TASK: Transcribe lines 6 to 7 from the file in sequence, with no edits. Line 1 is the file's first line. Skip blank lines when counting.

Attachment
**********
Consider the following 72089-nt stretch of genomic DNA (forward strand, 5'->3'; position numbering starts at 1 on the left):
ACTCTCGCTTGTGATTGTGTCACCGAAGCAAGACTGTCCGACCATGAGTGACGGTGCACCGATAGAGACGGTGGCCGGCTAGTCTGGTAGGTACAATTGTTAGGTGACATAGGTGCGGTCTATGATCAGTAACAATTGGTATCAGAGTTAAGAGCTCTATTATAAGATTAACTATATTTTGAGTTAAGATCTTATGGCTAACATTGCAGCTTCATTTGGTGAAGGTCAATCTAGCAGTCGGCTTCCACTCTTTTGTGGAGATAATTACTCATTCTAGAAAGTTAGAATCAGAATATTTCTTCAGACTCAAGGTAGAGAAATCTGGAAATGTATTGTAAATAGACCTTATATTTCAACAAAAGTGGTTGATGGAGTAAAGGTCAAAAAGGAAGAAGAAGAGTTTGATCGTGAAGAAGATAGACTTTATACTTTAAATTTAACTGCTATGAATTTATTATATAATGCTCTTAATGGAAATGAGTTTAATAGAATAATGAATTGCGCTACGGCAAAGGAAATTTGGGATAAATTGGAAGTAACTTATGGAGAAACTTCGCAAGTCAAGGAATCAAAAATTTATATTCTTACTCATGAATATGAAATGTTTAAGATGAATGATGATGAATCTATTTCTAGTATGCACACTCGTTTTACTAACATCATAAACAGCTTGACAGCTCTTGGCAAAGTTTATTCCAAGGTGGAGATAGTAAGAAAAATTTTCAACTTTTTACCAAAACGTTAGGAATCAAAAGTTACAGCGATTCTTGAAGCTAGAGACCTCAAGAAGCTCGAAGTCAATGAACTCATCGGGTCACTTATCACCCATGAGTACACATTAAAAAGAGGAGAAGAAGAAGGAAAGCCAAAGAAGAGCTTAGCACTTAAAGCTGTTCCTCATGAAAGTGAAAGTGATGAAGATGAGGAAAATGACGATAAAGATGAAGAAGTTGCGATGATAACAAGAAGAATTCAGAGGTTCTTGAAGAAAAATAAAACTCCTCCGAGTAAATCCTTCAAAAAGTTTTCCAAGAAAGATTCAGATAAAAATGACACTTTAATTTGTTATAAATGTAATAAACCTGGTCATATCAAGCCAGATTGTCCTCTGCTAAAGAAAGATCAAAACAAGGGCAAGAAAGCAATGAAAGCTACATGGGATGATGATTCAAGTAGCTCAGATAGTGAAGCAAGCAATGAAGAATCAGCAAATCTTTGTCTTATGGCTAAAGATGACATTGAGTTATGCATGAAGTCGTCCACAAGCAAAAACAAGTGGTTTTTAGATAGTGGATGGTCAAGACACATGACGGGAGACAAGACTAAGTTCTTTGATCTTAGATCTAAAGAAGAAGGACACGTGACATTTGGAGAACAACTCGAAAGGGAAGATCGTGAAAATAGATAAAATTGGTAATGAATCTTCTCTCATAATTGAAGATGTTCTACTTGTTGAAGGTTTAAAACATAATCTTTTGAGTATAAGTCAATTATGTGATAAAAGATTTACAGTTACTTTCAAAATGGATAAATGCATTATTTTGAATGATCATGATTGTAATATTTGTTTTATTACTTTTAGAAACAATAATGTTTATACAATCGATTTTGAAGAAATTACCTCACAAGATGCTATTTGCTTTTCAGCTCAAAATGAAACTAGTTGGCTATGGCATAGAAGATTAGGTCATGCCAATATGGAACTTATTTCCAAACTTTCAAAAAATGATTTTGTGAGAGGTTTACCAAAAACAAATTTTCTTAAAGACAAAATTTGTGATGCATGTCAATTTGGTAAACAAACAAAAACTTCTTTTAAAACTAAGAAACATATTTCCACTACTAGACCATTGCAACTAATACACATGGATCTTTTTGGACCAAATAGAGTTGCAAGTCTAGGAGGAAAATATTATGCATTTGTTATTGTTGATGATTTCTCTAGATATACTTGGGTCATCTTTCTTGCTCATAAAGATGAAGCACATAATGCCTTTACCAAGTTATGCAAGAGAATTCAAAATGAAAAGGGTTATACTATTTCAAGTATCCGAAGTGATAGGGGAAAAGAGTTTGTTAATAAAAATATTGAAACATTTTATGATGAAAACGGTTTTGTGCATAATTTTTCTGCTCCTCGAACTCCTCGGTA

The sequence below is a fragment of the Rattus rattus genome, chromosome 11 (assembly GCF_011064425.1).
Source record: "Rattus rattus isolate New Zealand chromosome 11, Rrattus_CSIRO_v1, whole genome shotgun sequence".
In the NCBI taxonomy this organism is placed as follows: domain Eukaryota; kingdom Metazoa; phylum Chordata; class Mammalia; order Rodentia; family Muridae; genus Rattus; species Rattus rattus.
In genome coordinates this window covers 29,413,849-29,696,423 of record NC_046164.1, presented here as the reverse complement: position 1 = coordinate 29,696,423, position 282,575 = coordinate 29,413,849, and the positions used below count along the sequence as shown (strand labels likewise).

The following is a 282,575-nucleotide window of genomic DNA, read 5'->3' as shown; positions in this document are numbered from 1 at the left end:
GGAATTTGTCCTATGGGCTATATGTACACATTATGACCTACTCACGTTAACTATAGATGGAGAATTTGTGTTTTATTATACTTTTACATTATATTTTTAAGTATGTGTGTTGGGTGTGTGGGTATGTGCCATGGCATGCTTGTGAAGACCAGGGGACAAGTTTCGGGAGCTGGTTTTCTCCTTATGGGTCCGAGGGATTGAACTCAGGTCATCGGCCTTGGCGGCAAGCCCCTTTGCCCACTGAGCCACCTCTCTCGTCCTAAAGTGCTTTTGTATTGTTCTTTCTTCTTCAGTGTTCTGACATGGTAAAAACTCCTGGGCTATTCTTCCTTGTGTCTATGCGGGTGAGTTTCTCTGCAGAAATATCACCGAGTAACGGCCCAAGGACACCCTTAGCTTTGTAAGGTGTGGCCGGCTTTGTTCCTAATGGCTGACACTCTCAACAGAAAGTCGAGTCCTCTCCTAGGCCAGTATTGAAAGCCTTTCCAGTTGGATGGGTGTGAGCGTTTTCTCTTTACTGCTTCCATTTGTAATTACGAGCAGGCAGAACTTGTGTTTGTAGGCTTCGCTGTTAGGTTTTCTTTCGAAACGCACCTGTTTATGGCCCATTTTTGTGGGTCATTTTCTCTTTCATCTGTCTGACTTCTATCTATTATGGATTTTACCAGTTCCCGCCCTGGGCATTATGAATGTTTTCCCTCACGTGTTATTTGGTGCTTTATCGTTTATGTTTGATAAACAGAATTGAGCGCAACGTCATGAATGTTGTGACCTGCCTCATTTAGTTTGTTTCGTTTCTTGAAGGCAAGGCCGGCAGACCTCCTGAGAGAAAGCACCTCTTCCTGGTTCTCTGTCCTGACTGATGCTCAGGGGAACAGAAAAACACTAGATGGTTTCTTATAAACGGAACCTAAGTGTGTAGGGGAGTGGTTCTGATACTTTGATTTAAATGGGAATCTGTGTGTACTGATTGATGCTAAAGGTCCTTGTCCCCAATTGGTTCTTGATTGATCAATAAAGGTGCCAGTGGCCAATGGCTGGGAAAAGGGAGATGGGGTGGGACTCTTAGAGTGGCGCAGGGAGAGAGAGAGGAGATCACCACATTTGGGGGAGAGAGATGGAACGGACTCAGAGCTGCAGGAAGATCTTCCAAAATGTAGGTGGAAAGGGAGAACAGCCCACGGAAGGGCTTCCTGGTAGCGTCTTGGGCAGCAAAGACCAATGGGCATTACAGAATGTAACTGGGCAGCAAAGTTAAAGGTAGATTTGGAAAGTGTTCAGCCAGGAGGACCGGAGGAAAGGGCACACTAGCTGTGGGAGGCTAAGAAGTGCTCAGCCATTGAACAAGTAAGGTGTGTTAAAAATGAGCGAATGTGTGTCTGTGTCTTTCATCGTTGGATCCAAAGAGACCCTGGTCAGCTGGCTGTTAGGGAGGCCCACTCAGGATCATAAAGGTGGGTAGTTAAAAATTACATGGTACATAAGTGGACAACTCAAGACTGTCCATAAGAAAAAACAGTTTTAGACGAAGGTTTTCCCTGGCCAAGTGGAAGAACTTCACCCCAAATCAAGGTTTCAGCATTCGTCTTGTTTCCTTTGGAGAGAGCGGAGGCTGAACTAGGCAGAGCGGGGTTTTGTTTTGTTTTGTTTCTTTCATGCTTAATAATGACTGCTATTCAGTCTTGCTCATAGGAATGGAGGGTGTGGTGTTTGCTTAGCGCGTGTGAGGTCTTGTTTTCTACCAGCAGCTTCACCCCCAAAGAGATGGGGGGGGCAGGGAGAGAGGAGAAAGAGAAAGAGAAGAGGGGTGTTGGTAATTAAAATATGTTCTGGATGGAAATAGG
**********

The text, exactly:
In genome coordinates this window covers 29,413,849-29,696,423 of record NC_046164.1, presented here as the reverse complement: position 1 = coordinate 29,696,423, position 282,575 = coordinate 29,413,849, and the positions used below count along the sequence as shown (strand labels likewise).

The following is a 282,575-nucleotide window of genomic DNA, read 5'->3' as shown; positions in this document are numbered from 1 at the left end: